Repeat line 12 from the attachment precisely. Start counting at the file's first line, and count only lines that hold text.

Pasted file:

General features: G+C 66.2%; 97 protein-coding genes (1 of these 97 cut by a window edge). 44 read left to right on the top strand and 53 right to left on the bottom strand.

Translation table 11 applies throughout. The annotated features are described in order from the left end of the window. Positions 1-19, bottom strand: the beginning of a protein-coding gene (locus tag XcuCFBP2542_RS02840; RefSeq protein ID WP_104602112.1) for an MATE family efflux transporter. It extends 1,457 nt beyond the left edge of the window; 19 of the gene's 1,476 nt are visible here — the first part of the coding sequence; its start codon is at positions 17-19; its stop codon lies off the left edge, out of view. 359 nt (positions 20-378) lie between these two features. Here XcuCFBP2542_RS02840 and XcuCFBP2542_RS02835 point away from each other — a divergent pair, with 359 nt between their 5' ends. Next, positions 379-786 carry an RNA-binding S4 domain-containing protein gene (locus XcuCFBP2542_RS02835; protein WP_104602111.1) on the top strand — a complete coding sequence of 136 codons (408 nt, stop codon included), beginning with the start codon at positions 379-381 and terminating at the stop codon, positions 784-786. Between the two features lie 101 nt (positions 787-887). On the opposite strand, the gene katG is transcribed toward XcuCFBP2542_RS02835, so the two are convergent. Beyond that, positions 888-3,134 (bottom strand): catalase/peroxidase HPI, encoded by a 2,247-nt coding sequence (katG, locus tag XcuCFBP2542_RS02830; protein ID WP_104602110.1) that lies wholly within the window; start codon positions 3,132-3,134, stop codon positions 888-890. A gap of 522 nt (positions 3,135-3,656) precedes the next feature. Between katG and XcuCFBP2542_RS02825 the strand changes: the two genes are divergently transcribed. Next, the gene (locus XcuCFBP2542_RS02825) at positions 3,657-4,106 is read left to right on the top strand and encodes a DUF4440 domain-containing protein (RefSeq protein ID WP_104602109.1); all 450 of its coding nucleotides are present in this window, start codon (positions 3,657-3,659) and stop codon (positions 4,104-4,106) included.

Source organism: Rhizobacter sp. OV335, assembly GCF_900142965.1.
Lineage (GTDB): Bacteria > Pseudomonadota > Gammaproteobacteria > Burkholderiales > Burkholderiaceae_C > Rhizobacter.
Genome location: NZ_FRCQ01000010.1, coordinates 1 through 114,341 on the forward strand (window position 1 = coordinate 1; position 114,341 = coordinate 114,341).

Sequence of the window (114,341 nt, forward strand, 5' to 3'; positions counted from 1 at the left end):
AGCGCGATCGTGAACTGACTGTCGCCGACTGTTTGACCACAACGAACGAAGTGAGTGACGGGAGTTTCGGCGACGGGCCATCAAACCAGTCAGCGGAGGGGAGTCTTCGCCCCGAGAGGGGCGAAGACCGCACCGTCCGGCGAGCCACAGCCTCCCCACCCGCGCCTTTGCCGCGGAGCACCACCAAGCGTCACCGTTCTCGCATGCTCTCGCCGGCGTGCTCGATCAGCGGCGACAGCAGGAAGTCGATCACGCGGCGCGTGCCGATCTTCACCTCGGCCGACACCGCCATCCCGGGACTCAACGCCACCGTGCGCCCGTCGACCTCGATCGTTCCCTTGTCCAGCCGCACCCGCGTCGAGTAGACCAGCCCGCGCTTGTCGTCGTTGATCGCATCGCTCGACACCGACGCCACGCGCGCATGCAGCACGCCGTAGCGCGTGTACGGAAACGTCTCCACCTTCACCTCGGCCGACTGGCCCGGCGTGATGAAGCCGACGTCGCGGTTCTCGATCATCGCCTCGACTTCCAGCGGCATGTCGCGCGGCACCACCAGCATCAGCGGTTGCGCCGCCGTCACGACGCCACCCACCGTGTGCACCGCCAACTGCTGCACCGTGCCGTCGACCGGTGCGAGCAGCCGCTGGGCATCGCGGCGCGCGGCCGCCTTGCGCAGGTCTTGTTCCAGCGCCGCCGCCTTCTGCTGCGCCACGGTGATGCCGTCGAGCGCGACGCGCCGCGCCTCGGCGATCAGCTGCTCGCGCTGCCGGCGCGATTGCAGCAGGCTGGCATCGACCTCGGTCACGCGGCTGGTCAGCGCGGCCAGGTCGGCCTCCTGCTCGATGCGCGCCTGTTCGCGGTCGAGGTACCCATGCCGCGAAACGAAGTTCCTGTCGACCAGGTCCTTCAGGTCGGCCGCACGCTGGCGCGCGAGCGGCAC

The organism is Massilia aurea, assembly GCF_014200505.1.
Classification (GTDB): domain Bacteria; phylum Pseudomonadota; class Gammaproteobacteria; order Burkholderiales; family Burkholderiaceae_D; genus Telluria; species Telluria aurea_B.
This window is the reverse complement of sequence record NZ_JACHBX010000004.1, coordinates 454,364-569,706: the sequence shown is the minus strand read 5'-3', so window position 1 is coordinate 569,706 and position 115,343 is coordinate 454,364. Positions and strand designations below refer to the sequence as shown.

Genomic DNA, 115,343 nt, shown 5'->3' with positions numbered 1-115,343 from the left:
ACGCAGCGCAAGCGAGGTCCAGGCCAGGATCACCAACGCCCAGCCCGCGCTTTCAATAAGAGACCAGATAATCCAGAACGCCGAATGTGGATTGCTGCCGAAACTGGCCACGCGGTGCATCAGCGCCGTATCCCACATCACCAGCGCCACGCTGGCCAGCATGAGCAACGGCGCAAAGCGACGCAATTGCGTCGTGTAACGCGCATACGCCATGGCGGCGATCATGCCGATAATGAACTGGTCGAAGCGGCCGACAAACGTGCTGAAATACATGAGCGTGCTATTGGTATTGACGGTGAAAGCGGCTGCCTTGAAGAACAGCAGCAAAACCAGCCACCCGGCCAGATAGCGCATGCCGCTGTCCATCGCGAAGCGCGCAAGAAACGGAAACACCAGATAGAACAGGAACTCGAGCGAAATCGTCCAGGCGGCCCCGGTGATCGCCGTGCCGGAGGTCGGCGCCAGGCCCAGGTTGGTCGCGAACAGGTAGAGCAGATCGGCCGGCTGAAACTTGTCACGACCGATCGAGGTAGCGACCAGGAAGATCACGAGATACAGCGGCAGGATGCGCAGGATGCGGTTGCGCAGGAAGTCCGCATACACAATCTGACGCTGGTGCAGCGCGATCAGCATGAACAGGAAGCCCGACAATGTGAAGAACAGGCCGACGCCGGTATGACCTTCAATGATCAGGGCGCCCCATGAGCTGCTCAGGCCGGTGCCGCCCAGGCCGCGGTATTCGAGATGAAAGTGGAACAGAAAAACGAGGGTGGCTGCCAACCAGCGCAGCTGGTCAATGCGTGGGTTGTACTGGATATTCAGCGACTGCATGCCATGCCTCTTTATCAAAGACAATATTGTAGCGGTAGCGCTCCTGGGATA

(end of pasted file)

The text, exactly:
ACGCAGCGCAAGCGAGGTCCAGGCCAGGATCACCAACGCCCAGCCCGCGCTTTCAATAAGAGACCAGATAATCCAGAACGCCGAATGTGGATTGCTGCCGAAACTGGCCACGCGGTGCATCAGCGCCGTATCCCACATCACCAGCGCCACGCTGGCCAGCATGAGCAACGGCGCAAAGCGACGCAATTGCGTCGTGTAACGCGCATACGCCATGGCGGCGATCATGCCGATAATGAACTGGTCGAAGCGGCCGACAAACGTGCTGAAATACATGAGCGTGCTATTGGTATTGACGGTGAAAGCGGCTGCCTTGAAGAACAGCAGCAAAACCAGCCACCCGGCCAGATAGCGCATGCCGCTGTCCATCGCGAAGCGCGCAAGAAACGGAAACACCAGATAGAACAGGAACTCGAGCGAAATCGTCCAGGCGGCCCCGGTGATCGCCGTGCCGGAGGTCGGCGCCAGGCCCAGGTTGGTCGCGAACAGGTAGAGCAGATCGGCCGGCTGAAACTTGTCACGACCGATCGAGGTAGCGACCAGGAAGATCACGAGATACAGCGGCAGGATGCGCAGGATGCGGTTGCGCAGGAAGTCCGCATACACAATCTGACGCTGGTGCAGCGCGATCAGCATGAACAGGAAGCCCGACAATGTGAAGAACAGGCCGACGCCGGTATGACCTTCAATGATCAGGGCGCCCCATGAGCTGCTCAGGCCGGTGCCGCCCAGGCCGCGGTATTCGAGATGAAAGTGGAACAGAAAAACGAGGGTGGCTGCCAACCAGCGCAGCTGGTCAATGCGTGGGTTGTACTGGATATTCAGCGACTGCATGCCATGCCTCTTTATCAAAGACAATATTGTAGCGGTAGCGCTCCTGGGATA